Now, going beyond that general impression, the argument that he advances is that there is an additional dilemma that arises if you say that the solution to the Euthyphro Dilemma is that God wills something because he is good. What he will ask now is: are these properties like loving-kindness, impartiality, generosity good because God possesses them or does God possess them because they are good? He imagines this as a dilemma. It seems to me there is no dilemma there at all. The divine command theorist, and Alston in particular, is very clear. These properties are good because God possesses them. They are descriptions of the way God is and therefore these are goods. It would just be a subterfuge of the theory to say that God has these properties because they are good. So it is not really a dilemma. It is simply, as I say, drawing out the implications of Alston's view that the reason impartiality, loving-kindness, love, generosity are goods is because these are properties of God. But Koons finds that unacceptable. He thinks that this makes the affirmation of God's goodness meaningless. He will often use the word “meaning” - it has no meaning - or that it is unintelligible. He makes these meaning claims about God's goodness on Alston's view.

What is the problem with saying that these qualities are good because God possesses them? Alston is quoted in the article as having said this:

Note that on this view we are not debarred from saying what is supremely good about God. God is not good, qua bare particular or undifferentiated thisness. God is good by virtue of being loving, just, merciful, and so on.

Koons thinks that Alston is there contradicting himself; that Alston is claiming that God is good because he possesses these properties. I think that is misinterpreting Alston. Alston is very clear that these properties are good because they are properties of God. What Alston is simply saying is that we can give some descriptive content of wherein God's goodness consists. These properties are good because God has them, so what properties does he have? We can give a description. Koons himself, I think, undermines his argument later in the article when he distinguishes between what he calls “explanations-why” and “explanations-what.” I found this to be a very helpful distinction, and I think it clarifies Alston's view. He says this:

We must distinguish between explanations-why and explanations-what. Even if explanations-why come to an end [you reach some explanatory ultimate; in the theist's case God. You can't get any higher than God. That is your explanatory ultimate], and no further reasons can be given at this point, it does not follow that at this point there can be no further explanation-what. For we should still be able to explain what something is even if we can give no further explanation for why it is the way that it is.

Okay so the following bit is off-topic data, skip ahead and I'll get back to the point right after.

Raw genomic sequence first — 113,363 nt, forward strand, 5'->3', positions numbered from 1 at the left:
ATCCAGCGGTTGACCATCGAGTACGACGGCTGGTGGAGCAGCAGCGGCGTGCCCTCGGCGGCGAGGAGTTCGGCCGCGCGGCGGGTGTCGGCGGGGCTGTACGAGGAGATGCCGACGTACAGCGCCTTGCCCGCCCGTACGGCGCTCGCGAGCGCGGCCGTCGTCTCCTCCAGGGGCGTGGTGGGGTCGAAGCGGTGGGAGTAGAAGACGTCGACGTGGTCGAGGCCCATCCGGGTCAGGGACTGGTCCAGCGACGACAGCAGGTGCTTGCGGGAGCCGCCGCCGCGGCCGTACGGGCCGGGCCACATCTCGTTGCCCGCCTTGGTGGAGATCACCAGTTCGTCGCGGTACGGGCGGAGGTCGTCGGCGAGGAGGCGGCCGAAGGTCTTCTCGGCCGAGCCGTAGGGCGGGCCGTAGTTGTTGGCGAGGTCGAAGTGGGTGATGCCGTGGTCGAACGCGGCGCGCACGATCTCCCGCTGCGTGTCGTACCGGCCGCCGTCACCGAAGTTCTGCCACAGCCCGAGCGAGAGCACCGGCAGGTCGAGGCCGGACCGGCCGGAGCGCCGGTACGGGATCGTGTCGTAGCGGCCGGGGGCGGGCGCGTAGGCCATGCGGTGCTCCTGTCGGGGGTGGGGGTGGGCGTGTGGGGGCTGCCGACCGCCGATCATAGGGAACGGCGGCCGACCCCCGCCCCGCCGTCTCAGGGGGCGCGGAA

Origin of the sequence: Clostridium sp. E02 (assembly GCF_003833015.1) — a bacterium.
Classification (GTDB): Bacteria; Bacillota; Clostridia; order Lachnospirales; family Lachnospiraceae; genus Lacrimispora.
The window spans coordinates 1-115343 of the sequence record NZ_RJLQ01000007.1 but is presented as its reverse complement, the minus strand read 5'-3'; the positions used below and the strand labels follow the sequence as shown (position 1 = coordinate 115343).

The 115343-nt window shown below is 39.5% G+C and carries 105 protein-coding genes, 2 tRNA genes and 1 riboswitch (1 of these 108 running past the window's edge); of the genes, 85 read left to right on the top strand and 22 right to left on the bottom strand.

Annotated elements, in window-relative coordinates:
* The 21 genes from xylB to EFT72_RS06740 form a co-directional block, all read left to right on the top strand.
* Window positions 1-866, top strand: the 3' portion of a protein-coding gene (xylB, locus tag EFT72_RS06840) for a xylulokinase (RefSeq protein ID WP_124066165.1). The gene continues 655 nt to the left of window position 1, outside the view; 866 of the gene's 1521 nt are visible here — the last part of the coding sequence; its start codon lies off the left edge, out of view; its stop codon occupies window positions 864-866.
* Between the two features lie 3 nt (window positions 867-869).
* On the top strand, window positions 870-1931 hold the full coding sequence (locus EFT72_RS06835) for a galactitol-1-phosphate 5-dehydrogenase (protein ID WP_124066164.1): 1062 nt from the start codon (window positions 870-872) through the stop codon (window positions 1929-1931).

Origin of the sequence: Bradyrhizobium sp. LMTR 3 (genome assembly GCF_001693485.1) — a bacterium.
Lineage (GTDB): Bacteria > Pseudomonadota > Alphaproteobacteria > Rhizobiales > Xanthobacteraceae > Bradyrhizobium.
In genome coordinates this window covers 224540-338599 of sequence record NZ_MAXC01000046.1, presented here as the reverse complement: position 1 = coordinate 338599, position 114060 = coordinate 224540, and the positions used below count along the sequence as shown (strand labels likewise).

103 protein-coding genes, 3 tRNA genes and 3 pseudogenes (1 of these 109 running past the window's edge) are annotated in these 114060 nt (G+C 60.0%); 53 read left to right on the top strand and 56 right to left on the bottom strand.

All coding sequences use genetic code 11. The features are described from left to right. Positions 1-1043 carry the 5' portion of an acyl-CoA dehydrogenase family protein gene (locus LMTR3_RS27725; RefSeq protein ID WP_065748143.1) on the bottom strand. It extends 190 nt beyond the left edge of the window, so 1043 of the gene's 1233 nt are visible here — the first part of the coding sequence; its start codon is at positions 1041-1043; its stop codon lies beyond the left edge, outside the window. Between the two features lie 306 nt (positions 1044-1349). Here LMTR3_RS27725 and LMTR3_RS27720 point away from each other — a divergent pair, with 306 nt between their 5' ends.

I am amazed that he doesn't apply this to Alston's view of God! That seems to me perfectly correct. When you get to God you have reached the moral stopping point – the moral ultimate. There is no further reason why something is good.[3] When you get to God you've reached the metaphysical and moral ultimate, the explanatory stopping point. But that doesn't mean you can't explain what goodness is or wherein the goodness of God consists. As Alston says, you can still explain to people that God is loving, kind, merciful, generous, and so forth. That would be an explanation-what, but not an explanation-why.

It seems to me that that just completely evacuates his objection of any significance. It is not true that God's goodness is unintelligible or meaningless on Alston's view. You can give content to God's goodness by explaining what it is even if you can't explain why these things are good beyond the fact that they are properties of God.

Listen to what Koons himself says,

The particularist [by that he means someone who doesn't ground moral values in some abstract principle but in a concrete entity like God] says, in explaining why certain things are good, that at some point these why-explanations run out when we arrive at the exemplar of God's character. But this does not entail the absence of any what-explanations, and we should still be able to say what God's moral goodness consists in.

That is exactly what Alston does. It is not a further why-explanation, but you can give an explanation what God's goodness consists in. I don't think that it is true that on Alston's view God's goodness is a featureless property, or completely unintelligible, or without content. It seems to me that the difference between explanations-why and explanations-what solves the problem completely.